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An Illinois federal trial court upheld a company’s decision to discharge an employee for violation of its alcohol and drug policy despite the worker’s claims that the employer failed to follow the policy’s procedures prior to his termination.
Thomas Wainscott was employed at Equistar Chemicals LP from 1977 until his termination on Dec. 12, 2012. Equistar maintained an employee manual containing a drug and alcohol policy, and Wainscott had a copy of the manual. Equistar’s drug and alcohol policy requires employees who are reasonably suspected of using, possessing, or being under the influence of alcohol or illegal drugs while on Equistar premises to undergo mandatory testing. The company’s policy requires a screening test followed by a confirmation test. If the test results are greater than 0.04 percent the employee will have failed the test resulting in a violation under the policy.
Equistar ordered Wainscott to submit to a breath test for the detection of alcohol on Dec. 9, 2012. He was tested at 7:01 pm, resulting in an initial reading of 0.53 percent. He took a second test at 7:42 pm and had a reading of 0.42 percent. Equistar terminated Wainscott’s employment on Dec. 12, 2012, based on the results of the alcohol tests.
Wainscott filed a complaint for breach contract, claiming that the company’s drug and alcohol policy created an express contract or, alternatively, an implied contract. Equistar filed a motion to dismiss the complaint for failure to state a claim pursuant to Federal Rule of Civil Procedure 12(b)(6).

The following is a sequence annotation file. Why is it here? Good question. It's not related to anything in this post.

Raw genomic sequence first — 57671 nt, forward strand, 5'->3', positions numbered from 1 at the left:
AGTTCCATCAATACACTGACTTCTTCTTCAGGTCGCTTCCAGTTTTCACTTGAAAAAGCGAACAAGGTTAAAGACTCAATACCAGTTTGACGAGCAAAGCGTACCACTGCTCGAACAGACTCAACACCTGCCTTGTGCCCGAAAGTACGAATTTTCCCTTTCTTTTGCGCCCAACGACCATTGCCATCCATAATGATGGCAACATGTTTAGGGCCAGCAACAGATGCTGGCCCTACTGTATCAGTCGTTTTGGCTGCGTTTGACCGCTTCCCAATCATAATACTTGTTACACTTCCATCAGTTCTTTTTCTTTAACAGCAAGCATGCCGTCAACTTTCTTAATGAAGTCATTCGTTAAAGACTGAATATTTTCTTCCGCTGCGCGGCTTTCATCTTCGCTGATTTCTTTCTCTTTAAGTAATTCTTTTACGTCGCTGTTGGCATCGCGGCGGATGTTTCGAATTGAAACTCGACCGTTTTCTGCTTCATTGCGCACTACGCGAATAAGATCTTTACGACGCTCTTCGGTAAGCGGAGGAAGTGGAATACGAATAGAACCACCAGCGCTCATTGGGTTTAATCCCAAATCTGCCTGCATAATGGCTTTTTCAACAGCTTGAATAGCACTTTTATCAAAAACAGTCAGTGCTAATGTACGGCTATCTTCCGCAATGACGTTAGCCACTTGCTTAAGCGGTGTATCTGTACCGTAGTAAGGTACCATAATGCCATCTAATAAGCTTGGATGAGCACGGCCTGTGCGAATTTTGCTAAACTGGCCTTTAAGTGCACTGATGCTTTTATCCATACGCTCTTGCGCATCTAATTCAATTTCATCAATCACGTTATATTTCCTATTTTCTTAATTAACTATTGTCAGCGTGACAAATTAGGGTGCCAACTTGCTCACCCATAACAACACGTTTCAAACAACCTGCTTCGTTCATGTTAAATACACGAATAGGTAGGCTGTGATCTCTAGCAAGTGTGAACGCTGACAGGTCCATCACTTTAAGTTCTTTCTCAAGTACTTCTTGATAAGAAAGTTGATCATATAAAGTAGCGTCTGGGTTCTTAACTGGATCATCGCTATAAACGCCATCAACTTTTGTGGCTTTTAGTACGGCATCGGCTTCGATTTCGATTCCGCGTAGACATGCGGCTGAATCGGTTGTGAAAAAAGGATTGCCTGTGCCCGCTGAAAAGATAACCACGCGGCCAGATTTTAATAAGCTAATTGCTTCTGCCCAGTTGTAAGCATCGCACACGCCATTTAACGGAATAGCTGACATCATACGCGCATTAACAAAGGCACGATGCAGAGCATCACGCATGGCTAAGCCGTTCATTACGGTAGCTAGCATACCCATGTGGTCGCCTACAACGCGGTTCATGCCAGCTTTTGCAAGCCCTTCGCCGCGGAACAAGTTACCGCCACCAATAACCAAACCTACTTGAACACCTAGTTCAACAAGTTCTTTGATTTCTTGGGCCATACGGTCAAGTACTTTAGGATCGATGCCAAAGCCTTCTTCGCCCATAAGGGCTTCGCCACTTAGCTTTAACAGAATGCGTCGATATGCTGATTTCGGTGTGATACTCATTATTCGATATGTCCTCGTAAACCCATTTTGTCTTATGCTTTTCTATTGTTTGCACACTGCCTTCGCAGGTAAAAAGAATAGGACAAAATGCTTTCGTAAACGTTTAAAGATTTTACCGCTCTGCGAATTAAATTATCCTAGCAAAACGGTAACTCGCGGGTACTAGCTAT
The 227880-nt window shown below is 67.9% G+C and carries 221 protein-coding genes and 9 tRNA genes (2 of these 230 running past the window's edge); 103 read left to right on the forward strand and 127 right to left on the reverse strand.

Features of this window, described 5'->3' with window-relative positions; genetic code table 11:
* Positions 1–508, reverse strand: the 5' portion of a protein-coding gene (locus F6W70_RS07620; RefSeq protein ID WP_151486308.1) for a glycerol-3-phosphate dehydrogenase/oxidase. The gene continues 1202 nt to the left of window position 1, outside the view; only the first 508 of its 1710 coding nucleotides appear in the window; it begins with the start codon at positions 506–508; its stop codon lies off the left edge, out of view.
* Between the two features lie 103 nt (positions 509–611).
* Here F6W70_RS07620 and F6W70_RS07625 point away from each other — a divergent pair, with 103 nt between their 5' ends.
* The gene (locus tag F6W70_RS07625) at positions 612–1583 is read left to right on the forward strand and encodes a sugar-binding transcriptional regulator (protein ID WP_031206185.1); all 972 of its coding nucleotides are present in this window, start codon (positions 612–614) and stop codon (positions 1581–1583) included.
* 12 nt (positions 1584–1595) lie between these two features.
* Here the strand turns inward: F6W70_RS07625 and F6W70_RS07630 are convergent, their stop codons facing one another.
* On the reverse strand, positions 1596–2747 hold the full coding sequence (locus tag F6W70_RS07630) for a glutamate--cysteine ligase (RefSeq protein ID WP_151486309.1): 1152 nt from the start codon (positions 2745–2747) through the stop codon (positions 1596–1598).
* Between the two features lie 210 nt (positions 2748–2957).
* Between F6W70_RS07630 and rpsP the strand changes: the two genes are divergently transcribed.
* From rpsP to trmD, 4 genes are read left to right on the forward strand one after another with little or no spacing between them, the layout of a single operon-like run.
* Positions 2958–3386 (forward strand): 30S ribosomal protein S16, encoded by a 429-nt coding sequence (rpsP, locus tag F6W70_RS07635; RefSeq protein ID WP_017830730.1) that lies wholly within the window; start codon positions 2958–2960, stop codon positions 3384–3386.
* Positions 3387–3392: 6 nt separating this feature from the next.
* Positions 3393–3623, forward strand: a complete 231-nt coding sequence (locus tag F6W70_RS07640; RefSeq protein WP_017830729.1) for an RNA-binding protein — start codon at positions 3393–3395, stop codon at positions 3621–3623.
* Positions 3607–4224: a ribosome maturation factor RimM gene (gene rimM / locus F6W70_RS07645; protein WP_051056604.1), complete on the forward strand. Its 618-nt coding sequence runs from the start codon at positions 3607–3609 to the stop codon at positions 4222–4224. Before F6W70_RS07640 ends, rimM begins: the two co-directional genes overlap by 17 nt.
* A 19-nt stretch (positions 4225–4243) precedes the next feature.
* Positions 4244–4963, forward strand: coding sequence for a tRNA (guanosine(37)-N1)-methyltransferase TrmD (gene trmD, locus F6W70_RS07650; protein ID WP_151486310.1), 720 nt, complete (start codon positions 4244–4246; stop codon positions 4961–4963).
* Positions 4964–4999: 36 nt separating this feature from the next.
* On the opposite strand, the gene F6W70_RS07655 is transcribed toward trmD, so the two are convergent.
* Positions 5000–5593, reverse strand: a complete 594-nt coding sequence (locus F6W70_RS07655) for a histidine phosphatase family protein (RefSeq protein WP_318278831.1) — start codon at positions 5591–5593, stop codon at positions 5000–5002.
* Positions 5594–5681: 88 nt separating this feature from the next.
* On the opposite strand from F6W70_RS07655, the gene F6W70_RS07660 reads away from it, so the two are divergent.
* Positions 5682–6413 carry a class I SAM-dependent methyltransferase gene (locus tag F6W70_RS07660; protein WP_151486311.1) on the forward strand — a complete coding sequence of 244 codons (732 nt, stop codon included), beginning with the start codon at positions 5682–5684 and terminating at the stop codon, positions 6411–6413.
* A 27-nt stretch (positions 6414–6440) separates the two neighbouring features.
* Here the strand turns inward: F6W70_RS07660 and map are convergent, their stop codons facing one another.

According to the trial court, in Illinois, employment relationships of indefinite duration are terminable “at will” by either party without cause unless facts support the existence of a contract. The court stated that Equistar’s drug and alcohol policy contains no language expressly or impliedly limiting Equistar’s power to terminate employees. The policy is a warning to employees about conduct or circumstances that will result in termination. Employees who test at or above the alcohol threshold level of 0.04 percent will be in violation of company policy. Equistars policy further states that, “The Company’s zero-tolerance rule is reflected in our disciplinary action through termination on the first offense, where allowed by law.”
Wainscott alleged that Equistar failed to follow the procedures in its drug and alcohol policy prior to his termination. He argued that the confirmation test was nearly 45 minutes later than the initial test and that it was improperly administered. However, the company policy did not provide a maximum time frame for the second test, only that it occur “at least 15 minutes” after the initial test, according to the court. According to Wainscott, Equistar required that he submit to alcohol testing, his initial test exceeded the threshold level and the second test, administered at least 15 minutes after the first, also exceeded the threshold level. Based on the express language of the policy, Equistar carried out its warning to Wainscott that violation of the policy may result in termination on the first offense. The court granted Equistar’s motion to dismiss.
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